Friends for Sight urge screening for glaucoma, the 'sneak thief' of sight
SALT LAKE CITY — Next to being diagnosed with cancer or heart disease, most Americans fear going blind.
"It is so scary because being blind is like somebody turned off the lights on you," said Colleen Malouf, CEO of Utah's Friends for Sight program, a nonprofit organization that provides free vision screenings. A lot of people don't know they're losing their sight until they have already experienced a 40 to 60 percent loss in their ability to see, she said.
Blindness can be caused by a number of factors, including accidents and injury to the eyes, cataracts or degenerative and other medical maladies, such as glaucoma. However, blindness from glaucoma is easily detected and entirely preventable — if a person has their eyes tested.
"Since there are often no symptoms of glaucoma, one of the greatest things we can do as eye care specialists is to make people aware of this disease," Malouf said. Glaucoma is often called the "sneak thief" of sight.
Approximately 120,000 Americans are blind because of glaucoma, accounting for up to 12 percent of all cases of blindness in the United States. It is estimated that more than 4 million Americans have glaucoma but fewer than half know they have it, according to Prevent Blindness America, an organization that promotes eye health.
And while the test for glaucoma includes an intrusive puff of air into a person's eye, it is quick and relatively painless, Malouf said.
The Friends for Sight office, located at 661 S. 200 East in Salt Lake City, screens about 10,000 adults every year for glaucoma. Screening is free and when problems are detected, Malouf said people are referred to a regular eye doctor for further treatment. She recommends every adult be screened at least every two to three years, even if their sight is not noticeably obstructed.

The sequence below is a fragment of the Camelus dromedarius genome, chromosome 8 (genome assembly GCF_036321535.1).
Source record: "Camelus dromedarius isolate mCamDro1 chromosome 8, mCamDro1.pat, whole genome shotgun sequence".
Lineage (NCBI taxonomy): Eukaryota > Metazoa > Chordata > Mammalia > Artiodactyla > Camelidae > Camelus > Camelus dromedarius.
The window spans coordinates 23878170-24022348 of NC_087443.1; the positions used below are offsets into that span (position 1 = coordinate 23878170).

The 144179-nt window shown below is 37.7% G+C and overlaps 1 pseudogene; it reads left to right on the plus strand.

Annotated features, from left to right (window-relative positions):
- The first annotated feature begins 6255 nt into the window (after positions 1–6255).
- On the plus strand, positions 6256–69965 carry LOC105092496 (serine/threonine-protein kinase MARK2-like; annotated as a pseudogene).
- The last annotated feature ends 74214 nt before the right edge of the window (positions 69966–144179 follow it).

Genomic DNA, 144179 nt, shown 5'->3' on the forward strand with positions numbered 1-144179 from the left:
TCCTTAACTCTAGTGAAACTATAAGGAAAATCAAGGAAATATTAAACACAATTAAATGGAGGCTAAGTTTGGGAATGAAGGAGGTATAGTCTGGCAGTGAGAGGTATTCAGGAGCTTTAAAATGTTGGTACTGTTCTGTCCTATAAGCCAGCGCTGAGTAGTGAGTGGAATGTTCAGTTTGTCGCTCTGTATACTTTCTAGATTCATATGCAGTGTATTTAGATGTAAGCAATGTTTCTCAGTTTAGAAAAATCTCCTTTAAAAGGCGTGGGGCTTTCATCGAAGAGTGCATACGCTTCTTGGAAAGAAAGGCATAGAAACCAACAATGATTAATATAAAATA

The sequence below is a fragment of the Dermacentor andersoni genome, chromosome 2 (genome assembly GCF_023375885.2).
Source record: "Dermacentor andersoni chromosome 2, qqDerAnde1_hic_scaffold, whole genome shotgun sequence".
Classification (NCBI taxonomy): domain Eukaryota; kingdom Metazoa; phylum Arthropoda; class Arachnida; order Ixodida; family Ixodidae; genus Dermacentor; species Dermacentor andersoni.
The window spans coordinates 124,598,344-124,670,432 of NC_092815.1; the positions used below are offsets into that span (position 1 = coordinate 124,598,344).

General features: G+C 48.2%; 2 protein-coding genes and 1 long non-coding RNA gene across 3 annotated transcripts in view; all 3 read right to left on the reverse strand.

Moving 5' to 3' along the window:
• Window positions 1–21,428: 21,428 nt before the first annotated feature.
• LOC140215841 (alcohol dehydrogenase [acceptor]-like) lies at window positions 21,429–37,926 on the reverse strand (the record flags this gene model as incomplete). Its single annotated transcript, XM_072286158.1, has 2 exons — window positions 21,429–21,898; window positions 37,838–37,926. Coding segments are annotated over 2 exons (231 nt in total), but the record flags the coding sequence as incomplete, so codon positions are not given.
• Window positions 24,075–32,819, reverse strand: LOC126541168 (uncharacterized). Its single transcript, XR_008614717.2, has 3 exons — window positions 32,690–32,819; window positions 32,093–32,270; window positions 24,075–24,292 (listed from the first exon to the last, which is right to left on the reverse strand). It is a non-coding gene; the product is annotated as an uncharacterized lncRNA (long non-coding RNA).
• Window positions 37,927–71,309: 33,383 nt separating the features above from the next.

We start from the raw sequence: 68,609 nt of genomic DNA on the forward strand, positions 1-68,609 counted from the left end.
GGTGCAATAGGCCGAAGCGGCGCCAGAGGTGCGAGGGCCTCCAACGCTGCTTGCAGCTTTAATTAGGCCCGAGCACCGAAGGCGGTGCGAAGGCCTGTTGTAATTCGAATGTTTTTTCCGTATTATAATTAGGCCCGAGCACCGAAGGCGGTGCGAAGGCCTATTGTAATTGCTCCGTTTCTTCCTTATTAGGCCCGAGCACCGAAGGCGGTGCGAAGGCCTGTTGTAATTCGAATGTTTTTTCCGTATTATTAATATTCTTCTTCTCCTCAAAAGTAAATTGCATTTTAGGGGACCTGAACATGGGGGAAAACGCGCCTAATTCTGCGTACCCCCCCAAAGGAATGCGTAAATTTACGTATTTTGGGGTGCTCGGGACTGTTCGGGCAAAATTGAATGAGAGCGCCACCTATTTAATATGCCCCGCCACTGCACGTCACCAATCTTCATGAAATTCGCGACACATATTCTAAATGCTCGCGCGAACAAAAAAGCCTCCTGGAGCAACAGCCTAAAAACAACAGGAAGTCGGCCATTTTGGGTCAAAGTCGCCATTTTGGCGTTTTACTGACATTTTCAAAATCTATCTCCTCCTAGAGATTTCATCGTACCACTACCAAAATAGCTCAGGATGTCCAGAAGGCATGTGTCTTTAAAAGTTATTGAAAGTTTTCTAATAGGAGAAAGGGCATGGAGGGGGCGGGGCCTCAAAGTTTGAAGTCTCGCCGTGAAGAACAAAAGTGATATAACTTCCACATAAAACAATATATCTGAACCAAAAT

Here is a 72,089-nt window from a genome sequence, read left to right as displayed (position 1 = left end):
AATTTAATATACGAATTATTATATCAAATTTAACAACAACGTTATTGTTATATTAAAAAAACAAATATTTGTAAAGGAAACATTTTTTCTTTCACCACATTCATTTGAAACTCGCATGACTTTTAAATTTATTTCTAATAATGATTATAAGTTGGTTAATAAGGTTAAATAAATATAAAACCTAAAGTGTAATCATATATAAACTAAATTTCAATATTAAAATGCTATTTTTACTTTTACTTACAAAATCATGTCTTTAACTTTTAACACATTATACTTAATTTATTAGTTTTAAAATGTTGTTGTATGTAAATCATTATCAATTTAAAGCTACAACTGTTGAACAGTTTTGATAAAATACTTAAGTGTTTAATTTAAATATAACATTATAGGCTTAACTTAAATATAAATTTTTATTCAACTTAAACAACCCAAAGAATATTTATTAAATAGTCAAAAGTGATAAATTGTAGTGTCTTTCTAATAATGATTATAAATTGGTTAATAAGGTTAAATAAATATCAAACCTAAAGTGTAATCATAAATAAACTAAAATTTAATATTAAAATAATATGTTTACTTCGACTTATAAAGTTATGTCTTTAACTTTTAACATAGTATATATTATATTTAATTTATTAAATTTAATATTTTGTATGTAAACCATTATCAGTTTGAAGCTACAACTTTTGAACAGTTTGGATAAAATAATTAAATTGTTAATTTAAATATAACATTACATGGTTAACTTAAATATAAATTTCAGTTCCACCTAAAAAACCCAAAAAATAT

Through the free screenings, Malouf said about 2 to 3 percent end up needing medication for glaucoma. Doctors can prescribe eye drops that help to open the angles in the eye, relieving the pressure from coagulating fluid that causes pressure on the fragile optic nerve and leads to blindness.
Glaucoma is most common in those with darker skin but is also hereditary and can be present in people with diabetes, high blood pressure and those who have used steroids long term. It is also more common in adults and typically, doctors screen patients after age 35.
Children also need regular eye tests, Malouf said, as "their eyes change as quickly as they grow." Behavior or performance problems in school can often be the result of problems with sight and most school districts require vision tests before a child enters kindergarten and every two years following.
"If people didn't wait until they had vision problems to be tested," Malouf said, the growing blindness trend could be changed for the better.
"Sight is one of our most valuable senses," Malouf said. "Without it, you can't drive, you can't read, you can't see the faces of those you love and you can't appreciate your physical surroundings. Life can be unpleasant if you can't see."
- Mayor responds to pending harassment lawsuit...
- BYU student parlays app idea into a life-changer
- Sculptor hopes new statue brings comfort to...
- Conservative group yanks TV ads targeting...
- Lindsey Stirling reflects on global audience,...
- Zion's trees are dying of old age
- Teen dies in suspected overdose in Farmington
- First prison relocation open house... 39
- 3 veteran officers preparing sex... 22
- Lindsey Stirling reflects on global... 17
- Sen. Orrin Hatch calls HBO story on... 15
- Police: Toddler accidentally shot in... 14
- Conservative group yanks TV ads... 13
- Mia Love pushing higher education act 11
- Mayor responds to pending harassment... 10